BUSINESS

Canadian dollar lower amid modest job growth;traders await key U.S. jobs data

01/06/2012 08:16 EST | Updated 03/07/2012 05:12 EST
TORONTO - The Toronto stock market closed lower Friday as another round of eurozone debt worries overshadowed U.S. employment growth data that breezed past expectations.

The S&P/TSX composite index lost 48.76 points to 12,188.64 after the U.S. Labour Department reported that the economy cranked out more than 200,000 jobs in December, against expectations of 155,000.

The U.S. jobless rate improved by 0.2 percentage points to 8.5 per cent.

The TSX Venture Exchange was ahead 8.27 points to 1,525.73.

The Canadian dollar was down 0.76 of a cent at 97.37 cents US amid a weak domestic employment report and a rising greenback.

Statistics Canada said that Canada's jobless rate edged up 0.1 percentage point to 7.5 per cent last month even as the economy racked up modest job gains.

The agency reported that Canada's economy created 17,500 jobs in December, following losses totalling 73,000 over the previous two months. But all the job gains were in the weaker categories of part-time and self-employment, whereas full-time work fell by 25,500 jobs.

U.S. markets were mainly lower with the Dow industrials down 55.78 points to 12,359.92. The Nasdaq composite index gained 4.36 points at 2,674.22 and the S&P 500 index declined 3.25 points to 1,277.81.

Expectations for U.S. employment growth picked up Thursday after private payrolls agency ADP said its own calculations for hiring gains were much stronger than forecast. ADP estimated that the U.S. private sector created 325,000 jobs in December. The Labour Department said Friday that the sector actually created 212,000 jobs last month.

Analysts noted a couple of weak points in the U.S. data.

Paul Ashworth, chief U.S. economist at Capital Economics noted that 42,000 of the job gains were in the couriers and messengers sector, which normally never adds or subtracts more than 1,000 jobs in any single month.

He said the labour data suggests that "this is a bigger than normal seasonal effect linked to the increased popularity of online holiday shopping."

Ashworth said unseasonably mild weather also appears to have been a factor, "which would help explain why construction sector employment apparently jumped by 17,000 last month."

Meanwhile, worries about the Eurozone government debt crisis are never far away and Italy caught traders’ attention Friday.

The country’s benchmark 10-year bond yield edged further above seven per cent, a borrowing rate that is considered unsustainable.

Traders also worried about the health of European banks, which are hurting due to fears that they will take big losses on their holdings of government debt and will struggle to raise new cash to plug those holes.

Trading in UniCredit, Italy’s largest bank, was halted on Thursday after the stock lost a quarter of its value in two days. The bank said Wednesday it would need to offer huge discounts to investors to raise money in a new share sale. The stock was down another 11 per cent on Friday.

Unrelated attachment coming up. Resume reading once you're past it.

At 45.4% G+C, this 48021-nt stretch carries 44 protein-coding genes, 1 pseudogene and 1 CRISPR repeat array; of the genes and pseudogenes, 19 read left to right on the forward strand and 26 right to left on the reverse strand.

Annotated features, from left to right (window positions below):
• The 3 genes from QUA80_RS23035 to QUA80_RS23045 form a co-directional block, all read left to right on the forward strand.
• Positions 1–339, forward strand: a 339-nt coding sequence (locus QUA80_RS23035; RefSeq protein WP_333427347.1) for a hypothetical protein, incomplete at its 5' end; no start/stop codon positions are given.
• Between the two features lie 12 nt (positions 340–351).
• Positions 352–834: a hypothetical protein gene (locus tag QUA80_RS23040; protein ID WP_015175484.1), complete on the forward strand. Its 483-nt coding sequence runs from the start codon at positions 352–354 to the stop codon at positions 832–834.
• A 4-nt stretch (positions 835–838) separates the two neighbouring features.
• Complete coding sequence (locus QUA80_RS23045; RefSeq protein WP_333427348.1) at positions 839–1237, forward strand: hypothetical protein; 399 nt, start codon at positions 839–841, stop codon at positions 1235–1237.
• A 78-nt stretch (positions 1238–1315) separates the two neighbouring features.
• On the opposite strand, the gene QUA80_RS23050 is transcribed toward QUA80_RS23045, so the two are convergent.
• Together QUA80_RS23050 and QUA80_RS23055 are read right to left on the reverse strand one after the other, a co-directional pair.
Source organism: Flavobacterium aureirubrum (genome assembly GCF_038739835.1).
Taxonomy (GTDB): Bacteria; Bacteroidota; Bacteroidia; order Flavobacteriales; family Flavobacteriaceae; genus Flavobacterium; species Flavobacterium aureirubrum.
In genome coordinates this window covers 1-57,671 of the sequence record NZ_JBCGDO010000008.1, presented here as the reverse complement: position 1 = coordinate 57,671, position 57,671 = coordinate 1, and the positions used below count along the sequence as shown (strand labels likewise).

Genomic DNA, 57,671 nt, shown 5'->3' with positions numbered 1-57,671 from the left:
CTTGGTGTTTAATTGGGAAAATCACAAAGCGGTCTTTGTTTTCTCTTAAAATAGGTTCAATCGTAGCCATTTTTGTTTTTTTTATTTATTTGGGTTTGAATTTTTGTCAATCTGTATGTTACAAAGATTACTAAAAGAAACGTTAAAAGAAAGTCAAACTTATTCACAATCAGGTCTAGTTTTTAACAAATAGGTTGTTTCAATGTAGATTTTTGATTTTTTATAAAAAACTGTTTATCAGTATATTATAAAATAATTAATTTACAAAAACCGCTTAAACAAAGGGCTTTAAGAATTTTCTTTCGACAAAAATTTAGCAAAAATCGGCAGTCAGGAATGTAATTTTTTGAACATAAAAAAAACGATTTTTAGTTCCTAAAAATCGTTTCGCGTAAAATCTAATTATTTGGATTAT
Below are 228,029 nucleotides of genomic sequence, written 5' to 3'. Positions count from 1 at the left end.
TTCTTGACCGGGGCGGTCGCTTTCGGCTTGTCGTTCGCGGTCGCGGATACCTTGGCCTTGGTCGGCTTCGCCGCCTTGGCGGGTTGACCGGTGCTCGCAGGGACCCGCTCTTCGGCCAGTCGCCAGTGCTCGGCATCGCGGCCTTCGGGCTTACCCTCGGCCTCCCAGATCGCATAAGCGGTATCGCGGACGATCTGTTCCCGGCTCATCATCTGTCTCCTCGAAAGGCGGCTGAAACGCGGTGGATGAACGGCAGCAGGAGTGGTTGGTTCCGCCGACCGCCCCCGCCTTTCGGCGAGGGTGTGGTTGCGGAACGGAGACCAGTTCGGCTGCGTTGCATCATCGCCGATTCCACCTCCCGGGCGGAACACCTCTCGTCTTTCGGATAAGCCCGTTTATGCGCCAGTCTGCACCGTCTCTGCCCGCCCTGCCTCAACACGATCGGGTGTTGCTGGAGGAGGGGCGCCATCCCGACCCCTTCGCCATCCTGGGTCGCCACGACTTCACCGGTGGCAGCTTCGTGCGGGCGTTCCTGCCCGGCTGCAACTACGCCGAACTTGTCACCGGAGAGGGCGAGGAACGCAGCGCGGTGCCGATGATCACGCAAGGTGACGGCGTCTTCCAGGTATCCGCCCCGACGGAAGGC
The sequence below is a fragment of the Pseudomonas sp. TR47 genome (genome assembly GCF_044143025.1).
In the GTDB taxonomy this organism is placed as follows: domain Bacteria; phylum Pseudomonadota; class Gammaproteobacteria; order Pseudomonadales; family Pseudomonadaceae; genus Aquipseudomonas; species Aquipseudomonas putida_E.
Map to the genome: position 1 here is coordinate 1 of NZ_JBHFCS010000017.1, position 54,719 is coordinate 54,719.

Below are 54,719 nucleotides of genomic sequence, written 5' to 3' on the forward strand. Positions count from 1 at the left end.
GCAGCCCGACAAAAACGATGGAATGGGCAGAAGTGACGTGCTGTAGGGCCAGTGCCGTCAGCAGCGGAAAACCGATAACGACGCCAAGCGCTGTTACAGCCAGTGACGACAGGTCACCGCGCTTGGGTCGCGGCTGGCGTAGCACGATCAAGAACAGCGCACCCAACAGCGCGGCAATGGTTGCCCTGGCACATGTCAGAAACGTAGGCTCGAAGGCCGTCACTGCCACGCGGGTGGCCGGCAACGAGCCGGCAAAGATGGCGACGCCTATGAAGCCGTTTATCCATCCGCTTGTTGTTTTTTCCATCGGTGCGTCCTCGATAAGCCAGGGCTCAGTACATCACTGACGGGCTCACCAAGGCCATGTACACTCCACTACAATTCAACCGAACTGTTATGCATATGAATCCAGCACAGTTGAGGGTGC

Longer-term concerns about the euro and the region’s financial system pushed the common currency to US$1.2775 on Thursday. It worsened Friday, moving down to a 16-month low of $1.2723.

Worries about spreading bank problems pushed the TSX financial sector down 0.37 per cent with Royal Bank (TSX:RY) down 29 cents to $52.05 and Scotiabank (TSX:BNS) slipped 21 cents to $51.43.

The telecom sector was a major source of weakness, down 0.87 per cent with BCE Inc. (TSX:BCE) giving back 62 cents to $41.83.

Oil prices moved lower despite data showing a stronger U.S. economy.

Prices dropped as traders focused on European economic reports that showed weaker factory orders in Germany and soft retail sales elsewhere in November. The eurozone has struggled to overcome massive government debts, and many economists expect it will fall back into recession sometime this year.

February crude on the New York Mercantile Exchange down cents at US$101.34 a barrel. The energy sector backed off 0.56 per cent while Talisman Energy (TSX:TLM) gave back 73 cents to $12.68 but Imperial Oil (TSX:IMO) gained 36 cents to $46.58.

The gold sector was slightly lower as the February bullion contract shed $1.30 to US$1,616.80 an ounce. Goldcorp Inc. (TSX:G) faded 75 cents to $45.20.

The metals and mining sector was down 0.45 per cent while March copper was up one cent at US$3.44 a pound. Sherritt International (TSX:S) gave back 22 cents to $5.97 and Inmet Mining (TSX:IMN) lost $1.15 to $65.95.

The TSX ended the first week of 2012 trading up 234 points or 1.95 per cent, mainly racked up Tuesday in the wake of a stronger than expected reading on U.S. manufacturing and a surge in oil prices amid threats by Iran to close the Strait of Hormuz, the exit point for about a sixth of the world's oil exports.

On the corporate front, the Jean Coutu Group (TSX:PJC.A), Quebec’s largest drug store chain, reported net profits in its fiscal third quarter rose to $51.7 million or 23 cents a share. That compared with net earnings of $48.8 million or 21 cents a year ago. Revenue increased to $700.1 million from $681.1 million and its shares gained 38 cents to $13.22.

Potash Corp. of Saskatchewan (TSX:POT) has announced a four-week production shutdown starting next month at its Allan mine in the Saskatoon area. Its shares dropped $1.02 to $42.94.